With all of this in our hearts, we got in the car and left the hotel, returning home to what we love. Before long, the acute stages of family emergency had passed and everyone moved on to more permanent situations. As things returned to a more normal state, I found myself feeling more placed than ever, letting go of questions about the future and digging in to life as I know it right now.
Whether you believe you have a soul, a personality, or that you are a random blip in a succession of universes, within your person is the very you of you. I’m describing the you that is only you and no one else on the planet. You know you’re not me or your sister or brother. You are you. You have a mind and emotions that feel, think, and imagine. You have a body that has mobility and senses. You have a gender. You’re able to communicate in a number of ways — non-verbally through expressions, with language, with your whole body, and of course with music. Creativity, and specifically songwriting, ought to be the natural outworking of the whole person simply being what he or she is, human.
In that first class all I could think about were Madonna’s biceps. It was the late 1990s, and Madonna had recently become as famous for her toned physique (attributed to her recent interest in yoga) as for her music. As I looked at myself in the mirror of the studio, awkwardly trying to follow the instructor’s gentle guidelines, I wondered if Madge’s muscle tone would be a happy by-product of my journey into health. “Bring your attention to the breath,” the instructor said, while gently lifting my hips, which were already trembling from exertion. Madonna, her biceps, and my own body scampered away from my attention, as I shifted that attention to my breath. Inhale. Exhale. Inhale. Exhale. On my way home on the subway, faced with the mild anxiety that always seemed to accompany me into cramped spaces, I tried to do the same. Inhale. Exhale. Inhale.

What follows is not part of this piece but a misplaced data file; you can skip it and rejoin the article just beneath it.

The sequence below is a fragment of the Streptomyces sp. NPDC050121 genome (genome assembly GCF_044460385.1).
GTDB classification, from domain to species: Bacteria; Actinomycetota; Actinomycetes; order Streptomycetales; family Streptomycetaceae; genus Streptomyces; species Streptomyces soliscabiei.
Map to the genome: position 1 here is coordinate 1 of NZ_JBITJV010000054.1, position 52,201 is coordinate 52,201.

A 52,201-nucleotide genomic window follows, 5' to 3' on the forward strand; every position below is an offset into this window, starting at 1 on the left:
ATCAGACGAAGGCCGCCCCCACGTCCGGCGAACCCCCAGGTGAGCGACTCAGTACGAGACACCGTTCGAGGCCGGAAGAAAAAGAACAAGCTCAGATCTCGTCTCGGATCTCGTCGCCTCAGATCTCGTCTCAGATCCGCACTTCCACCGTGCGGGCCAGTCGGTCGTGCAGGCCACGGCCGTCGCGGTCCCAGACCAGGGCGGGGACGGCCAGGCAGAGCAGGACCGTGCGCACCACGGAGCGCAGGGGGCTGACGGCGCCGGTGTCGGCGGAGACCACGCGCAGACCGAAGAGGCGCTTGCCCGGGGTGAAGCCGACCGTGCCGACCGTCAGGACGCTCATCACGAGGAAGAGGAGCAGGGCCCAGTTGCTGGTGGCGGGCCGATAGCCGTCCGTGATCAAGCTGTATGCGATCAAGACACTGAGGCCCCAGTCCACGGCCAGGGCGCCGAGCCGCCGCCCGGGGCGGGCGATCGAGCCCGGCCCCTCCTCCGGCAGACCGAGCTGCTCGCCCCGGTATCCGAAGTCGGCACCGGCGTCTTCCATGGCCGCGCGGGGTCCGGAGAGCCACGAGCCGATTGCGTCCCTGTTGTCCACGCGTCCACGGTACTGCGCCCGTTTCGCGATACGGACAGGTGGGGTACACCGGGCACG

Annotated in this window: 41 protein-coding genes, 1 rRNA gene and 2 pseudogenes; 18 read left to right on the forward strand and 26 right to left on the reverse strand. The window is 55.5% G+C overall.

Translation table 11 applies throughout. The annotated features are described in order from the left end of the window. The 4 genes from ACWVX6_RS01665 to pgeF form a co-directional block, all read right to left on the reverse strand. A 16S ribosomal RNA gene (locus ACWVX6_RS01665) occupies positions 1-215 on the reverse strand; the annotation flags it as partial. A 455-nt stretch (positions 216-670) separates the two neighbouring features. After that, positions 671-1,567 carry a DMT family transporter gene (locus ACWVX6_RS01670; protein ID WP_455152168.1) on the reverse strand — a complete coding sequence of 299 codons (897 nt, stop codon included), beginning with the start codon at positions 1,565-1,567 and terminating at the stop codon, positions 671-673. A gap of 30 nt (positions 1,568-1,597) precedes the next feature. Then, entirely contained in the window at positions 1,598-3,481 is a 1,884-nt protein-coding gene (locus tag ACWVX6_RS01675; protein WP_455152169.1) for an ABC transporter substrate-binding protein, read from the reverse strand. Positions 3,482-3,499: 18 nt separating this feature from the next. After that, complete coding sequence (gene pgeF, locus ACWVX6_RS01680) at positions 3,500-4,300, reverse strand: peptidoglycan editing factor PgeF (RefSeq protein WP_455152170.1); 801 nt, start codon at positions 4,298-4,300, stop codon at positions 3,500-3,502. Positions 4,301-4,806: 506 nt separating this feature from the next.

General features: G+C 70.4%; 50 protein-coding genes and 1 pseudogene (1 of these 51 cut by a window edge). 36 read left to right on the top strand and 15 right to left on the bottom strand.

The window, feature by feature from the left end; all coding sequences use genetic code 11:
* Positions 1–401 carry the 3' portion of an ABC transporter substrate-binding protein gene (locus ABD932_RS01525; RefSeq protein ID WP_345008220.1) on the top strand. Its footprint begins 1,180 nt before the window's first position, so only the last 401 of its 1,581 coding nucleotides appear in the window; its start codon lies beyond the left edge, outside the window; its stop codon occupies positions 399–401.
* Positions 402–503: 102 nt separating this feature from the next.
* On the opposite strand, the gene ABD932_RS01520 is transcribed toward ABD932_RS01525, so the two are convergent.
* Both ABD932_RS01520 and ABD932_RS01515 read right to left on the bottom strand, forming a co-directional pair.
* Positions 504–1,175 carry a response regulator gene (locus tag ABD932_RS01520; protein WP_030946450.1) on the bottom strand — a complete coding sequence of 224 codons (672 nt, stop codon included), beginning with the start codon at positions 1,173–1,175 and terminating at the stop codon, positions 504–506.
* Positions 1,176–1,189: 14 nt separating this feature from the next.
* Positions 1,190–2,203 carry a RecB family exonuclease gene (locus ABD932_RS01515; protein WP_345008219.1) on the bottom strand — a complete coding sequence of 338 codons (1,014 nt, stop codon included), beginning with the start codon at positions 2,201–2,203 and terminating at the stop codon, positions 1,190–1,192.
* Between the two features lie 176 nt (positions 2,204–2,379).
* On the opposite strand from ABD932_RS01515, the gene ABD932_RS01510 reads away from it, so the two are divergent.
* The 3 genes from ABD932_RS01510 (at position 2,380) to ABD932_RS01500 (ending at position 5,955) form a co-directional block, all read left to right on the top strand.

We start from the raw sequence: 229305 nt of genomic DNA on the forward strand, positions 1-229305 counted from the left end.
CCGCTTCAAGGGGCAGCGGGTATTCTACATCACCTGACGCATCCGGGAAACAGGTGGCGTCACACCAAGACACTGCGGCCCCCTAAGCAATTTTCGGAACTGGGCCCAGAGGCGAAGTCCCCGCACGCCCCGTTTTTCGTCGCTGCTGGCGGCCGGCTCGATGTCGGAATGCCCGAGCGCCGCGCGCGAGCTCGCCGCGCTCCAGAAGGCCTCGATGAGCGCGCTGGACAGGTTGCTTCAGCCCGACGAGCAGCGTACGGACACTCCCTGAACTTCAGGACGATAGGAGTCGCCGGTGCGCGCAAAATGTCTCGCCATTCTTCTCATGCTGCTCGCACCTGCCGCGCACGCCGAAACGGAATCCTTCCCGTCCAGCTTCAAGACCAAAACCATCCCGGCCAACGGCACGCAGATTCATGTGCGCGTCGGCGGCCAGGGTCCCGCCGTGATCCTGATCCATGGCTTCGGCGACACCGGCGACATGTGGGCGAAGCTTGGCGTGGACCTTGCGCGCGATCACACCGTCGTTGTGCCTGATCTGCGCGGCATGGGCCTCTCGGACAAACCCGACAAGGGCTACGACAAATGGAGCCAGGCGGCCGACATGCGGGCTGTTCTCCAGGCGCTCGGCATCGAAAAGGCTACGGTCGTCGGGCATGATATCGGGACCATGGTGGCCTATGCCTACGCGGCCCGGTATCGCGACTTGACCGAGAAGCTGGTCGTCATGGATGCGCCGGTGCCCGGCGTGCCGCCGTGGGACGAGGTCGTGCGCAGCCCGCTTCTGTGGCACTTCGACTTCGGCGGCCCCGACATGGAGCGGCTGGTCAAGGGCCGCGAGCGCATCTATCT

It all seemed almost like my own, that was true. But as early romance gave way to marriage, I realized that it is one thing to be from somewhere, to know it by heart, and another to adopt a place or have it chosen for you. My marriage chose Atlanta for me, and I was then adopted by my husband’s many circles of friends. Yet until our last year or so there, though, I had an indistinct feeling of being on the outside looking in — someone who belonged more by association than creed.